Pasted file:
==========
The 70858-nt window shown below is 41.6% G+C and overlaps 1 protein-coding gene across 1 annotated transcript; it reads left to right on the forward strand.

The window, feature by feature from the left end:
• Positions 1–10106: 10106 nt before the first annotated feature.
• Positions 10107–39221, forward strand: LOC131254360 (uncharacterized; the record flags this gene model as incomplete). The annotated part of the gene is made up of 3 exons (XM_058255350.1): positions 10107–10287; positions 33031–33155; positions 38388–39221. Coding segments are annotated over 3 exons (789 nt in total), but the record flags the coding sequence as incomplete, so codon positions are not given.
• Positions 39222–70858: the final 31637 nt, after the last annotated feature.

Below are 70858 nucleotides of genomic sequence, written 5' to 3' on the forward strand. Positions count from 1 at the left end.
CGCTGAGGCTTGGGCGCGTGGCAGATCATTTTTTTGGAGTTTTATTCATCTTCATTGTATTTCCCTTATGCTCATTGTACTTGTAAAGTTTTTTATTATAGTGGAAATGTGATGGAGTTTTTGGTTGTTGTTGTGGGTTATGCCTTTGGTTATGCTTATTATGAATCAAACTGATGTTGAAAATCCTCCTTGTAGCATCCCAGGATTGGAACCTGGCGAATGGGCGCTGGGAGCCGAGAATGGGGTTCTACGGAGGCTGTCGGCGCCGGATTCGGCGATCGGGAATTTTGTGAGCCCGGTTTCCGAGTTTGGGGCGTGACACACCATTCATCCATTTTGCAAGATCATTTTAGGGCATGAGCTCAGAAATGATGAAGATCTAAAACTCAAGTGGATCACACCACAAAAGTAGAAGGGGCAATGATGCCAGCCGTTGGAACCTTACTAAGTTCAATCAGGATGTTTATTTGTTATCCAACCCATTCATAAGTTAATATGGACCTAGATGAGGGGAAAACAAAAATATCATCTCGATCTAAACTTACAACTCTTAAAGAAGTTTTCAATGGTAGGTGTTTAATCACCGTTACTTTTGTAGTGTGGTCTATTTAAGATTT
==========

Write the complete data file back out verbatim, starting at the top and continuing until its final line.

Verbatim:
The 70858-nt window shown below is 41.6% G+C and overlaps 1 protein-coding gene across 1 annotated transcript; it reads left to right on the forward strand.

The window, feature by feature from the left end:
• Positions 1–10106: 10106 nt before the first annotated feature.
• Positions 10107–39221, forward strand: LOC131254360 (uncharacterized; the record flags this gene model as incomplete). The annotated part of the gene is made up of 3 exons (XM_058255350.1): positions 10107–10287; positions 33031–33155; positions 38388–39221. Coding segments are annotated over 3 exons (789 nt in total), but the record flags the coding sequence as incomplete, so codon positions are not given.
• Positions 39222–70858: the final 31637 nt, after the last annotated feature.

Below are 70858 nucleotides of genomic sequence, written 5' to 3' on the forward strand. Positions count from 1 at the left end.
CGCTGAGGCTTGGGCGCGTGGCAGATCATTTTTTTGGAGTTTTATTCATCTTCATTGTATTTCCCTTATGCTCATTGTACTTGTAAAGTTTTTTATTATAGTGGAAATGTGATGGAGTTTTTGGTTGTTGTTGTGGGTTATGCCTTTGGTTATGCTTATTATGAATCAAACTGATGTTGAAAATCCTCCTTGTAGCATCCCAGGATTGGAACCTGGCGAATGGGCGCTGGGAGCCGAGAATGGGGTTCTACGGAGGCTGTCGGCGCCGGATTCGGCGATCGGGAATTTTGTGAGCCCGGTTTCCGAGTTTGGGGCGTGACACACCATTCATCCATTTTGCAAGATCATTTTAGGGCATGAGCTCAGAAATGATGAAGATCTAAAACTCAAGTGGATCACACCACAAAAGTAGAAGGGGCAATGATGCCAGCCGTTGGAACCTTACTAAGTTCAATCAGGATGTTTATTTGTTATCCAACCCATTCATAAGTTAATATGGACCTAGATGAGGGGAAAACAAAAATATCATCTCGATCTAAACTTACAACTCTTAAAGAAGTTTTCAATGGTAGGTGTTTAATCACCGTTACTTTTGTAGTGTGGTCTATTTAAGATTT